Good on and off road

By Nick Jones

Sunday, 11th December 2011, 9:52 am

Not wanting a large 4x4 folks, then this Honda CR-V could well be just what you do want.

Now in its third generation, it’s much more than your standard compact 4x4, with a raft of technological improvements and styling advances.

I tested the 2.0-litre i-VTEC 150bhp petrol version, perhaps one of the best choices of engine now, although the diesel sounds pretty tempting.

I’ve tried recently the Freelander 2, the RAV4. a few Nissan 4x4’s... and they’re all pretty good – as they have to be nowadays.

In this market, the Honda has much to live up to, and none of them come cheap.

So with 150 horses on tap, the CR-V gets to 60mph in just over 12 seconds on the way to a top speed of 120mph.

My test car had the manual transmission but I would say opt for the automatic for an easier drive and fractionally quicker 0-60mph time.

One thing I noticed is that the VTEC engine loves to be revved to its peak power delivery speed of 6,200rpm.

Should you want more overtaking poke and feel the need to rev the engine less, the diesel (which is more expensive) may well be your preference.

In the emission stakes, the Honda fairs rather well. All the petrol versions emit just 190g/km, while the diesels fair better at 171g/km. On top of that, the fuel returns are generous too; expect 44mpg for the diesel, just under 36mpg for the petrol.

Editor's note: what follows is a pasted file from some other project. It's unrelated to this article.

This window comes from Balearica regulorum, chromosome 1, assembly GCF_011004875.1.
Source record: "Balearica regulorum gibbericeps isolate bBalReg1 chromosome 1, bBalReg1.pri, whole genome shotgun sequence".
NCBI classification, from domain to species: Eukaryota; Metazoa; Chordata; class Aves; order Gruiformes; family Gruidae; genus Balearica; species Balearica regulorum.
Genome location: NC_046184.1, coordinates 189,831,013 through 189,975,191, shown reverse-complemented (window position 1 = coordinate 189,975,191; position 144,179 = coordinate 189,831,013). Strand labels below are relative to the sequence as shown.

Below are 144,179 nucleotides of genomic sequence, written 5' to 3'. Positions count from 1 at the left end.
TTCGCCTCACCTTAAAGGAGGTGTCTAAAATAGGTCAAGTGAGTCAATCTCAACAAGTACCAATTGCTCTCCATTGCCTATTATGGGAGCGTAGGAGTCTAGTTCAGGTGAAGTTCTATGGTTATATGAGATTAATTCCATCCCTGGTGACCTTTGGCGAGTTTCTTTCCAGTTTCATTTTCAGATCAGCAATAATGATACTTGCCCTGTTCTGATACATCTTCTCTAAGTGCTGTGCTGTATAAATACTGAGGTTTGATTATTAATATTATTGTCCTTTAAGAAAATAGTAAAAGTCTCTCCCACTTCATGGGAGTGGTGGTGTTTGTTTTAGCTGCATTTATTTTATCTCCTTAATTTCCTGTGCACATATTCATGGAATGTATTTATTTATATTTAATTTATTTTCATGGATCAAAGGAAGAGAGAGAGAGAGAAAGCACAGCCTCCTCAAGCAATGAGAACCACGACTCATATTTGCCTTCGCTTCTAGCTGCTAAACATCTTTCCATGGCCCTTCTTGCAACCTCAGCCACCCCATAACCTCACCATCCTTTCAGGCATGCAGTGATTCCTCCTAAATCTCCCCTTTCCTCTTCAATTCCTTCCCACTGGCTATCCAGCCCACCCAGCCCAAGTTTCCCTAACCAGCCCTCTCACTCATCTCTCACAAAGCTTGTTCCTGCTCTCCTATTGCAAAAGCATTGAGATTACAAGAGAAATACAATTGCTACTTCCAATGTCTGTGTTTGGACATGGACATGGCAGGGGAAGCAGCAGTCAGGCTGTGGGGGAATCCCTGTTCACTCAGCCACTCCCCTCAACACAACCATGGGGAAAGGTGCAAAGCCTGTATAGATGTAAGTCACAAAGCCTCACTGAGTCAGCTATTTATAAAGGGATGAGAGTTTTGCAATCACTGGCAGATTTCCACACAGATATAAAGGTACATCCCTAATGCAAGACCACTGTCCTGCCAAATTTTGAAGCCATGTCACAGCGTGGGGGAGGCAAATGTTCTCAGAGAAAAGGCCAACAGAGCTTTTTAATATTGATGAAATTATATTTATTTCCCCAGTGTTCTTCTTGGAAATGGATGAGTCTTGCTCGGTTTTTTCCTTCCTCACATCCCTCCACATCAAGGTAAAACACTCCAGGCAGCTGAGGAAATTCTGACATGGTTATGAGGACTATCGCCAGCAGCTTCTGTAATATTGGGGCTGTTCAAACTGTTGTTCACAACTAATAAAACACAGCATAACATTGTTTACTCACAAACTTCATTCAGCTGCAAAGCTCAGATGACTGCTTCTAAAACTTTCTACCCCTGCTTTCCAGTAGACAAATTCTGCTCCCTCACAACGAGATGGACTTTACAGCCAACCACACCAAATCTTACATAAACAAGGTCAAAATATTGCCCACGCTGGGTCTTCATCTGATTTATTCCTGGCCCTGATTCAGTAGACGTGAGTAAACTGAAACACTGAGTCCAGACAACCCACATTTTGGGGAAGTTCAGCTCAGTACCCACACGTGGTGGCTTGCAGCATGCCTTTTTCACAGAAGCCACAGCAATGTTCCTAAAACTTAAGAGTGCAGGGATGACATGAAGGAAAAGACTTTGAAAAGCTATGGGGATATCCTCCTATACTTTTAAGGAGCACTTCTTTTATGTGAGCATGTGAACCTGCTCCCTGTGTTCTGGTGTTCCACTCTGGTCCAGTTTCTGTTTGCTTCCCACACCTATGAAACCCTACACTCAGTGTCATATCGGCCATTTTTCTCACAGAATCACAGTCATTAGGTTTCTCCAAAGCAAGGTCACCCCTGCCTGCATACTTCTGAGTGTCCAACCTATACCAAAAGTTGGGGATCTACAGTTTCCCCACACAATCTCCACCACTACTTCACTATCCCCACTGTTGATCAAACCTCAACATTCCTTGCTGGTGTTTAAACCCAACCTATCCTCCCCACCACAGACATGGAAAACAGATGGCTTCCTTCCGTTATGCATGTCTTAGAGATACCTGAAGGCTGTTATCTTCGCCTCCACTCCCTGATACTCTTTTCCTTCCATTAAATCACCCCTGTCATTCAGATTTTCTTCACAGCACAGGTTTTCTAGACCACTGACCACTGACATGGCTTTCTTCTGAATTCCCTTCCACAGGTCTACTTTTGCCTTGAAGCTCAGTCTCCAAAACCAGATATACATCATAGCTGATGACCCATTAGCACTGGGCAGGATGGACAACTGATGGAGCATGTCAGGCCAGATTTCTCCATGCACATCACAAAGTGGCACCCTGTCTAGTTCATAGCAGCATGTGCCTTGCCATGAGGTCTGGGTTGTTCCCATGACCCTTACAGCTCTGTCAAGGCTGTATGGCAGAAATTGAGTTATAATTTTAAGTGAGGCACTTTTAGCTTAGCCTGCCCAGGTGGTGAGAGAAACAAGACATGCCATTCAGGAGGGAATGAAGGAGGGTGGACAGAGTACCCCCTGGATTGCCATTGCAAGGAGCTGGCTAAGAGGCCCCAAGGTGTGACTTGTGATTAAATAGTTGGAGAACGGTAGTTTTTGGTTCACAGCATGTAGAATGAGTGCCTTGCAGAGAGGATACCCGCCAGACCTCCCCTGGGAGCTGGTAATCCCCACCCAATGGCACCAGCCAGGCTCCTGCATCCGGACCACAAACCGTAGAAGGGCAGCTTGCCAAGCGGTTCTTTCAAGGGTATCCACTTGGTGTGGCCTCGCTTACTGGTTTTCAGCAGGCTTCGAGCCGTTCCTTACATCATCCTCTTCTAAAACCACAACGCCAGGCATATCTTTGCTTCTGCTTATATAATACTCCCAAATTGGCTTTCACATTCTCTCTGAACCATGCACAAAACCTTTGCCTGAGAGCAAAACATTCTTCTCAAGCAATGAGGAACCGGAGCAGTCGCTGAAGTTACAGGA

The CR-V is no ‘proper’ 4x4, more like a car that has a four-wheel-drive system that can handle mediocre obstacles along the way... a soft-roader, if you will.

The odd pitted drive or trip up a country lane will pose it no problems but don’t expect it to haul you over rough moorland terrain or to pull a laden horsebox up a sodden field.

If the front wheels start to slip, the rear ones are engaged to provide more traction and the Honda system sends more torque to the rear set, handy indeed if the mud becomes muddier or the snow becomes heavier. Otherwise, front wheel drive is the norm.

It handles rather well, partly down to the independent suspension all round and, not that I noticed but the press pack advised me, the centre of gravity has been lowered by three centimetres.

Lots of different specification grades can be had, so the top ones are distinguished by full body-coloured bumpers, larger alloy wheels and when you peer inside you notice DVD, sat-nav, full leather seats and panoramic roof.

Lower spec cars are actually well-equipped and there is even more room in which to transport luggage, riding tack or dogs around if you are of the tweed set.

More likely you’ll only need the extra space when transporting the family to the ferry for the annual jaunt through continental Europe.

The boot has a double-deck storage system created by a discreet shelf.

You can drop the rear seats down 60/40 if you wish or you can specify a 40/20/20 split arrangement.

This CR-V is a great all-round package and because it’s a Honda it will have solid residuals.

Prices start at £21,455.